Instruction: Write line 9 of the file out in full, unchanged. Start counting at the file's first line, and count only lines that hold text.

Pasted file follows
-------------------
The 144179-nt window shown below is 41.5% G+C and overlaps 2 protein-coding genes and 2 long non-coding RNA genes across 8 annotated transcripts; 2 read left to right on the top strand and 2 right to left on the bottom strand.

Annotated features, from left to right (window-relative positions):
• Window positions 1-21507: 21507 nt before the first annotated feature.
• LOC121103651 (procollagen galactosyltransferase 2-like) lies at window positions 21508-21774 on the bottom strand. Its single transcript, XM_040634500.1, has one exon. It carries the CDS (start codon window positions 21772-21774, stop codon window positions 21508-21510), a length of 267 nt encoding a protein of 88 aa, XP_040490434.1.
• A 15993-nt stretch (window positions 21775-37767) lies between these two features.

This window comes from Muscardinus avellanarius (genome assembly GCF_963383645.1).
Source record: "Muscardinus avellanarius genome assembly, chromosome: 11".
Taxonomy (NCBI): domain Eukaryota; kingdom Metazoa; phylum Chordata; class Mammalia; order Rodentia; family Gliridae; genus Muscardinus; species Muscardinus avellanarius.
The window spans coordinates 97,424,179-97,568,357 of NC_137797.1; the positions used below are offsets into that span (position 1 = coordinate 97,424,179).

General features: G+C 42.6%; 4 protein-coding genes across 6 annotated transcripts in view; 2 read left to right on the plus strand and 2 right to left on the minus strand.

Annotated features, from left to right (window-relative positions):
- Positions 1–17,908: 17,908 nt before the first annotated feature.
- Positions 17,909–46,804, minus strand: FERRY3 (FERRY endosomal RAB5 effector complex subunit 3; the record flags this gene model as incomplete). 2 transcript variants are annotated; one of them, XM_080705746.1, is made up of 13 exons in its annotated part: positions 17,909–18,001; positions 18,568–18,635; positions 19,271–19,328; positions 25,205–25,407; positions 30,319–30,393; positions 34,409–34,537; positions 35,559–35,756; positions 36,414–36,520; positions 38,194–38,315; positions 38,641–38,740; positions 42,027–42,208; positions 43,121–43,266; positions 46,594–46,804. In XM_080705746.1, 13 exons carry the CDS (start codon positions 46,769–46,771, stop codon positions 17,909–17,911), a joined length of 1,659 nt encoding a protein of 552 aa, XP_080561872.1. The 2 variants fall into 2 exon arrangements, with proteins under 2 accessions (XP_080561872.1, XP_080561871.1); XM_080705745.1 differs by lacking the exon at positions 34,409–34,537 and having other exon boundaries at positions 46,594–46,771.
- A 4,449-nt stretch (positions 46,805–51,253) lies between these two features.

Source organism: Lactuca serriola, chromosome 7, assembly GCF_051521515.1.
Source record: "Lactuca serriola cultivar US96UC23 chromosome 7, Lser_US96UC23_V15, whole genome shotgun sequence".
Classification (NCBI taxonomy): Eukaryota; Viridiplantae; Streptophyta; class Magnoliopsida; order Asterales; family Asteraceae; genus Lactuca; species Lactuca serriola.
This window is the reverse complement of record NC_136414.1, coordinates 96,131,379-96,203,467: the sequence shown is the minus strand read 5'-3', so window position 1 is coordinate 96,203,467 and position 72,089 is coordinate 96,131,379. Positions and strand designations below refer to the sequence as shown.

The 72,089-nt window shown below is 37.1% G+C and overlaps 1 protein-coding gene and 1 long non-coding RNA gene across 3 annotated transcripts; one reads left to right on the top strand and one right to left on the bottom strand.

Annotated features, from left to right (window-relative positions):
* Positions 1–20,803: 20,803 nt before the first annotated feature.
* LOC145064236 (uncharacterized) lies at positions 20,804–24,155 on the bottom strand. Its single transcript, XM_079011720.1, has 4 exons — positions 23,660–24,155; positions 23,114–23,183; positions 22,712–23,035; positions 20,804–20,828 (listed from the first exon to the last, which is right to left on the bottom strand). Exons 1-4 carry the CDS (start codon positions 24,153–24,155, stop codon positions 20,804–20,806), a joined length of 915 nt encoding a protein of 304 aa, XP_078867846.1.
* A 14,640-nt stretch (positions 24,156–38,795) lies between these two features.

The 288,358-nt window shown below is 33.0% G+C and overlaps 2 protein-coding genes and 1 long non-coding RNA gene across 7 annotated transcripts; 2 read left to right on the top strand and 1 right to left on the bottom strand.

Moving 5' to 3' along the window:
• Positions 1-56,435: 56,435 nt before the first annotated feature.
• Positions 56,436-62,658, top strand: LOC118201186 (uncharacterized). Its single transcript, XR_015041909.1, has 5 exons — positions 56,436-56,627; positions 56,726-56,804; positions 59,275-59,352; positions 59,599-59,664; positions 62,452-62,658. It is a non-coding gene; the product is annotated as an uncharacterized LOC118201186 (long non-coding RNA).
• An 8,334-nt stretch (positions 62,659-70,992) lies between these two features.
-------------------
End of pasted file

The window spans coordinates 97,424,179-97,568,357 of NC_137797.1; the positions used below are offsets into that span (position 1 = coordinate 97,424,179).